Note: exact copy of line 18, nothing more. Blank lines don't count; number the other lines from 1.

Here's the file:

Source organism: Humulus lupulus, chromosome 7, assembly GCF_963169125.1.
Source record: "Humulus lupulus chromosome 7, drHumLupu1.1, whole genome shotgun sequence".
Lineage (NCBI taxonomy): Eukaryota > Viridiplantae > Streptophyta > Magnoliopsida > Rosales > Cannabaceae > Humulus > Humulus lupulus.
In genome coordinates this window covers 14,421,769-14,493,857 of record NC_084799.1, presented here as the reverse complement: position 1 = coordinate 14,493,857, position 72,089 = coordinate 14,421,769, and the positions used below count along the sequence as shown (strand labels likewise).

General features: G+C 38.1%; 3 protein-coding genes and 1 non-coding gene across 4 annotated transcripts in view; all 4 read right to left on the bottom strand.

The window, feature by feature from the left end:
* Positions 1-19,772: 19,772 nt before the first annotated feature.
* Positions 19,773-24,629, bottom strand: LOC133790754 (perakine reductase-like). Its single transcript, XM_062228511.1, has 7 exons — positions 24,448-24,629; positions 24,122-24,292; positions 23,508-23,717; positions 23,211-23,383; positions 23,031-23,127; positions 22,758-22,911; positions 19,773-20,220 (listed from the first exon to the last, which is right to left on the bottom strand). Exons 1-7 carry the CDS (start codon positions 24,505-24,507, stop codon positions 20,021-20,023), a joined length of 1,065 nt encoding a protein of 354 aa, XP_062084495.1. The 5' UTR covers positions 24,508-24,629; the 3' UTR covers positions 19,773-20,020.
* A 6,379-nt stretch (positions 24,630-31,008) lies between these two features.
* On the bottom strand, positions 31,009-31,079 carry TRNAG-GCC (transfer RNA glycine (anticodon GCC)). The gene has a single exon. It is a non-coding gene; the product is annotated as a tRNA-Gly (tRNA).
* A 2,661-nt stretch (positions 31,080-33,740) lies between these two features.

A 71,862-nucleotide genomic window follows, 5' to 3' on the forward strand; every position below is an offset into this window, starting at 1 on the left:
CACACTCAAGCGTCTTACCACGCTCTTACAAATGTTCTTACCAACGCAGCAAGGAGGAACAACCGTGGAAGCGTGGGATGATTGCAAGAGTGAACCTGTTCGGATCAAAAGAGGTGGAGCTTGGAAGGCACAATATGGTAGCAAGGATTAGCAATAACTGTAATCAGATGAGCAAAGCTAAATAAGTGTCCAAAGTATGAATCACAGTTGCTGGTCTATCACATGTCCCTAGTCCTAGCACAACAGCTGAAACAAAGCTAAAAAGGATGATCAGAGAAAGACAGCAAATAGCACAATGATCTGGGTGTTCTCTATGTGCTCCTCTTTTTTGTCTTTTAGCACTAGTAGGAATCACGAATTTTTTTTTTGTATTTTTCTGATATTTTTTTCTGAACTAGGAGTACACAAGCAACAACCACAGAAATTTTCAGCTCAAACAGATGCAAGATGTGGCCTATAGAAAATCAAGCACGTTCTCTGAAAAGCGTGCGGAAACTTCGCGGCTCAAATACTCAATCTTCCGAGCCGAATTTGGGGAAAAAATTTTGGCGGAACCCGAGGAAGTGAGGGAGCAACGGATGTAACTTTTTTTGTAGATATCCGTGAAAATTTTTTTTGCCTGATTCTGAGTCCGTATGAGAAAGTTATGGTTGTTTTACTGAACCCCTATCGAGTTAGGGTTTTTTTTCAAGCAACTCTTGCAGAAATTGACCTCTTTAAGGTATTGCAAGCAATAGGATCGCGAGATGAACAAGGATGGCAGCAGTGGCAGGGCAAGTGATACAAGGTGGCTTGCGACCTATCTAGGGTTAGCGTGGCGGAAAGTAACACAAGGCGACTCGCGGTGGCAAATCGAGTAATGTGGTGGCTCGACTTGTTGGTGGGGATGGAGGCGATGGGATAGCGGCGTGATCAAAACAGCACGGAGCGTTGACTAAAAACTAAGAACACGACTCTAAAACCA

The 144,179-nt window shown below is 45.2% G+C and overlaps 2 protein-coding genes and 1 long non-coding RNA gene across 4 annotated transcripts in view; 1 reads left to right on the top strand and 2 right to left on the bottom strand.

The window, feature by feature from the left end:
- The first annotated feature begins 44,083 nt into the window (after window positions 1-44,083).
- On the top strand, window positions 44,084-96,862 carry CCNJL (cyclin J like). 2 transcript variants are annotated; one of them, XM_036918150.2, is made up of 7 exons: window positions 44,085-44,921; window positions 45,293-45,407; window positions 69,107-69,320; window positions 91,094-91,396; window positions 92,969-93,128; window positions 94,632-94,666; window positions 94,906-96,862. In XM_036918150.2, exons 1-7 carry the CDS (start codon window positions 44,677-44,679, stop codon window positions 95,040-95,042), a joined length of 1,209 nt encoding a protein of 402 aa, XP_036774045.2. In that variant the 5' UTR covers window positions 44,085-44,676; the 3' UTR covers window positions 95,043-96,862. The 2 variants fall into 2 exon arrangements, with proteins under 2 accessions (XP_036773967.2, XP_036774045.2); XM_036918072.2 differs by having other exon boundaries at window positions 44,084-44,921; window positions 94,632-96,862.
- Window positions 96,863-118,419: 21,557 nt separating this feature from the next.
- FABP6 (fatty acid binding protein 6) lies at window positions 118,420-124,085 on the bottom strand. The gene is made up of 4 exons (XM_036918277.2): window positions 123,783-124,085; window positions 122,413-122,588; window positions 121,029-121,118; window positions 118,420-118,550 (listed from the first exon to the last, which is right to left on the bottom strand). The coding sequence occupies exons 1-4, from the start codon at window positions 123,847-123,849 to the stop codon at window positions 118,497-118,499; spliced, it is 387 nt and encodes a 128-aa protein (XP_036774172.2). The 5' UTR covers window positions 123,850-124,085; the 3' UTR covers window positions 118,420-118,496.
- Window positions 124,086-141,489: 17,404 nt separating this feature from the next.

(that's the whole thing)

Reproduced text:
- Window positions 96,863-118,419: 21,557 nt separating this feature from the next.